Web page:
Identification and threshold tests
Identification, threshold, and discrimination tests
University of Pennsylvania Smell Identification Test (UPSIT) (Doty et al. 1984)
T&T olfactometer (Takagi 1987)
Connecticut Chemosensory Clinical Research Center Test (CCCRC) (Cain et al. 1983)
Smell diskettes test (Briner and Simmen 1999)
Alcohol sniff test (AST) (Davidson and Murphy 1997)
Combined olfactory test (COT) (Robson et al. 1996)
Eloit and Trotier Olfactory Test (Trotier et al. 2007)
Odorant confusion matrix (Wright 1987)
Random test (Kobal et al. 2001)
Dutch odor identification test (GITU) (Hendriks 1988)
YN-odor identification test (YN-OIT) (Corwin 1989)
San Diego odor identification test (SDOIT) (Murphy et al. 2002)
Cross-Cultural Smell Identification Test (CC-SIT) (Doty et al. 1995)
Candy Smell Test (CST) (Renner et al. 2009)
Culturally Adjusted University of Pennsylvania Smell Identification Test (CA-UPSIT) (Ahlskog et al. 1998)
Scandinavian Odor-Identification Test (SOIT) (Nordin et al. 1998)
Pocket Smell Test (Duff et al. 2002)
Kremer et al. (1998)
Sniffin’ Sticks screening test (Hummel et al. 2001)
Barcelona Smell Test (BAST-24) (Guilemany et al. 2009)
Nez du vin Smell Test (McMahon and Scadding 1996)
Retronasal test of olfactory function (Heilmann et al. 2002)
30.2.1 Orthonasal Olfactory Function
The evaluation of the orthonasal olfactory function is most often performed using psychophysical test such as Sniffin’ Sticks test (Kobal et al. 1996; Hummel et al. 2007b) or the University of Pennsylvania Smell Identification Test (UPSIT) (Doty et al. 1984). The majority of odor tests are forced choice, meaning that the subject must provide a response even if no odor is perceived. The Sniffin’ Sticks test (Fig. 30.1) consists of pen-like odor-dispensing devices that are presented in front of the nose of the patient. There exist two versions of the Sniffin’ Sticks test: the screening test and the extended version. The screening test version is based on an odor identification test of 12 different odorants (Hummel et al. 2001). The extended version encompasses three different approaches, namely, tests for odor threshold (T), odor discrimination (D), and odor identification (I). The odor thresholds for n-butanol are assessed using a single-staircase, three-alternative forced-choice procedure. The odor discrimination is also assessed using a triple forced-choice procedure. Triplets of pens are presented to the subject, with two containing the same and one containing one different odorant. Finally, odor identification is assessed for 16 common odors using a multiple-choice task identification of individual odors from a list of four descriptors. To judge olfactory function, results from the three subtests are summed up to provide a total TDI score with a maximum of 48 points (Kobal et al. 1996; Hummel et al. 2007b). The UPSIT uses 40 items. It encompasses four “scratch and sniff” booklets. Odorants are embedded in microcapsules placed on strips at the bottom of the page of booklets. The stimuli are released by scratching the strip with a pencil, and subjects have to choose one of the four proposed descriptors that best correspond to the respective odor (Doty et al. 1984; Tourbier and Doty 2007).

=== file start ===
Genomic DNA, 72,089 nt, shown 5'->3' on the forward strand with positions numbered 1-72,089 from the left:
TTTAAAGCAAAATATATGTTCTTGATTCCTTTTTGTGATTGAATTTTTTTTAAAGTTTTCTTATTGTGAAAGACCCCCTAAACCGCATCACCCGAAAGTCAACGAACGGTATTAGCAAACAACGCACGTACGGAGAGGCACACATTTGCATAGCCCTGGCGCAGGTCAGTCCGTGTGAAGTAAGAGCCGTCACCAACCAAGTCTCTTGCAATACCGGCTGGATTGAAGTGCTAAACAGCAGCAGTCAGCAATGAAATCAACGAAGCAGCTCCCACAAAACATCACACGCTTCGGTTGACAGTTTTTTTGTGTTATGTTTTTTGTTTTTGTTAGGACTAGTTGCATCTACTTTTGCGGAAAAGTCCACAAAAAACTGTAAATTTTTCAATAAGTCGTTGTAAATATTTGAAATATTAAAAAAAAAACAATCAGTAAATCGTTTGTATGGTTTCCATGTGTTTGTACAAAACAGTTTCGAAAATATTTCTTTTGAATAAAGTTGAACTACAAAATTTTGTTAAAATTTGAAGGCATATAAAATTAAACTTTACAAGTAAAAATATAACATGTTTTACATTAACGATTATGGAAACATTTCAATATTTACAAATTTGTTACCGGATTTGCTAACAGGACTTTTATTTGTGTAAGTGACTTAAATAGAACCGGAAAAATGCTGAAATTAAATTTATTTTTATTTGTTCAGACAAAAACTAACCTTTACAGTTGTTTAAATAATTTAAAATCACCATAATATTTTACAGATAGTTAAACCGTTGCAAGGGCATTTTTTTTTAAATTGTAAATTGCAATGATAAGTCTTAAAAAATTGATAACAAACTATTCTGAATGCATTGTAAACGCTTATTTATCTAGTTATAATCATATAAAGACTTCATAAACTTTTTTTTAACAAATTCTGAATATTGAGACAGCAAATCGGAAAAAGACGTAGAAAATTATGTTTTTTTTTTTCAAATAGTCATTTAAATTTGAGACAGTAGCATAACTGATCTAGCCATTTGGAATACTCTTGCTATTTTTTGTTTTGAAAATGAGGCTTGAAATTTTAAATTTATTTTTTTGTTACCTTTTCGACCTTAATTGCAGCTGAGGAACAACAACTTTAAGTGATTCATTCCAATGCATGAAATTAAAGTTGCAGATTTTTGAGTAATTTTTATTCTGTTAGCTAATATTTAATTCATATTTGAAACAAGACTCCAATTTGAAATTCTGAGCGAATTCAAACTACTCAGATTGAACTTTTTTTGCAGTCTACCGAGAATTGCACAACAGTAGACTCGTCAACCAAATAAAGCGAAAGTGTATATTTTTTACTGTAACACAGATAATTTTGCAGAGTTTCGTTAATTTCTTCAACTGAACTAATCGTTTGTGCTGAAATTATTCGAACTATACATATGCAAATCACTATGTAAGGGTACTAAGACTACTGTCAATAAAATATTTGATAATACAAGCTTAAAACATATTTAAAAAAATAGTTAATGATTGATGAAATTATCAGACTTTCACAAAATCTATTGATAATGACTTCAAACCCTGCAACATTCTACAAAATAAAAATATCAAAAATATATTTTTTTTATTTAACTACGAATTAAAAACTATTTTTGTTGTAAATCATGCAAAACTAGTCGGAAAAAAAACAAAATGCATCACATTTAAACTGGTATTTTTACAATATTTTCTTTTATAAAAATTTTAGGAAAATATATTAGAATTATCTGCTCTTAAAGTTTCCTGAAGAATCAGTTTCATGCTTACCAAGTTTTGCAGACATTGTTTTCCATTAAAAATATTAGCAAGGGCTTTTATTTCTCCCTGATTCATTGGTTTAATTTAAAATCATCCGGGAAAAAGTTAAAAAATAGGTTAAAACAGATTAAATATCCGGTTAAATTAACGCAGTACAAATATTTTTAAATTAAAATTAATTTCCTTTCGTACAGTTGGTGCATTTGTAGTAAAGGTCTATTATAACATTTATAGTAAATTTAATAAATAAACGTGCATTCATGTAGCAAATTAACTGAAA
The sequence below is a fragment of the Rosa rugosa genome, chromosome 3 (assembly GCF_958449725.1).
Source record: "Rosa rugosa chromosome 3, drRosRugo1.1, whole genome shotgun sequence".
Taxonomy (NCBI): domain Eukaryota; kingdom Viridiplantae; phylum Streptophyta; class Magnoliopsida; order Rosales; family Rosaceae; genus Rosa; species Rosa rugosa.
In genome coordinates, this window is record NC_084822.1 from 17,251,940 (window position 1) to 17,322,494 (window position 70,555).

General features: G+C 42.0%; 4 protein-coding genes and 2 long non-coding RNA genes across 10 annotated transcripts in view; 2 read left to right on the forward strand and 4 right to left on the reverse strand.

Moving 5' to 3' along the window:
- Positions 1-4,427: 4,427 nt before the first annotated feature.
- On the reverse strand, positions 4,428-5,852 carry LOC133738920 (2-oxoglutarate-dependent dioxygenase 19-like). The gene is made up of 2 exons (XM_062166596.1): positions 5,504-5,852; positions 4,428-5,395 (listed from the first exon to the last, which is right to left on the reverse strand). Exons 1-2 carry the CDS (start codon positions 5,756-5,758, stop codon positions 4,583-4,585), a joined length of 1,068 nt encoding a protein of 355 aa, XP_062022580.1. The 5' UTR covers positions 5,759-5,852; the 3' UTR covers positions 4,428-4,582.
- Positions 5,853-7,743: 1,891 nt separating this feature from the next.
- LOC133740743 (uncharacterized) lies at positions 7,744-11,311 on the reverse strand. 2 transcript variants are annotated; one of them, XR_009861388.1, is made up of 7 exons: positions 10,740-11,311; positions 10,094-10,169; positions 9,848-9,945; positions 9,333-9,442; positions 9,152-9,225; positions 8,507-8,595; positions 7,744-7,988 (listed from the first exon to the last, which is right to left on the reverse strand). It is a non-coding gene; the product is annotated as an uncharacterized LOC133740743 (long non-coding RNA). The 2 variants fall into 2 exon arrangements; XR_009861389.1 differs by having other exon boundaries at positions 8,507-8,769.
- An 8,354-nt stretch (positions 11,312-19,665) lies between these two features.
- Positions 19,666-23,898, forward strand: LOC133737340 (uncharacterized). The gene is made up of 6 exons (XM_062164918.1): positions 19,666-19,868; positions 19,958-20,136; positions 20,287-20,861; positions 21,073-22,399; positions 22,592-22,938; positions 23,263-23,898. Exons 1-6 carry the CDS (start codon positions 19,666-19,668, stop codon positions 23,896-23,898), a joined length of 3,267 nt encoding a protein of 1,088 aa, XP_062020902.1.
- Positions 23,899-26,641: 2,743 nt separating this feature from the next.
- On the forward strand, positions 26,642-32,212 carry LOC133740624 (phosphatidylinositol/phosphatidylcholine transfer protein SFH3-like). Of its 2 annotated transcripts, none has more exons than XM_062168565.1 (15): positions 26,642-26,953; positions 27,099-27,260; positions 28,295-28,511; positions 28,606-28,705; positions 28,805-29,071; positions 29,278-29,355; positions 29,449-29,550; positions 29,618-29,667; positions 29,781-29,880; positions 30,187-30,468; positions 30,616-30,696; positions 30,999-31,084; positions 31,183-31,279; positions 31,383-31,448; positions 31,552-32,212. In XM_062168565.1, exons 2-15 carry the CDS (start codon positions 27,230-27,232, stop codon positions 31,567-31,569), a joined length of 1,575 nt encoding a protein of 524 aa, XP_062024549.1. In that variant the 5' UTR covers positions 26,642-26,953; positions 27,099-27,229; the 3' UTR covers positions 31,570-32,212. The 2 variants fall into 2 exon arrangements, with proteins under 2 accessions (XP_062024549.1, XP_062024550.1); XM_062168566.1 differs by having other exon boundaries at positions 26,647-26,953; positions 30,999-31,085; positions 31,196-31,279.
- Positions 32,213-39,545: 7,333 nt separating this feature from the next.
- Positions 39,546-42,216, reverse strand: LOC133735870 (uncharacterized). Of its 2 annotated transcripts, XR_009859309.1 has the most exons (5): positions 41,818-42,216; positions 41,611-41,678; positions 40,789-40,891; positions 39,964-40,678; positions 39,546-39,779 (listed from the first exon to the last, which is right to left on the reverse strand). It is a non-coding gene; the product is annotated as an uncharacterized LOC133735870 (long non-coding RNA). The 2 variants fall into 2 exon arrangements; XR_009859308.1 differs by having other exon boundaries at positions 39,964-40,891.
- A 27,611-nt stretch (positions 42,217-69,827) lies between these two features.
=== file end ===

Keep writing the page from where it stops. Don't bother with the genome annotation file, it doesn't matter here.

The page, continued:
Sniffin’ Sticks test. The Sniffin’ Sticks test consists of pen-like odor-dispensing devices that are presented in front of the nose of the patient. The extended version encompasses three different approaches, namely, tests for odor threshold (T), odor discrimination (D), and odor identification (I). To judge olfactory function, results from the 3 subtests, each quoted out of 16, are summed up to provide a total TDI score with a maximum of 48
30.2.2 Retronasal Olfactory Function
Retronasal olfaction is assessed following a standardized method using a row of 20 items. The substances presented to the subjects are grocery store condiments and food items available in powder (e.g., spices, instant soup). Powderized substances are applied using squeezable plastic vials (Fig. 30.2) in the middle of the tongue inside the oral cavity. Before application of the first stimulant and after each trial, subjects rinsed their oral cavity with tap water, in order to minimize the interindividual differences in salivation, which might interfere with the release of odorants. Each substance is identified by means of a 4-verbal-item forced-choice procedure (Heilmann et al. 2002).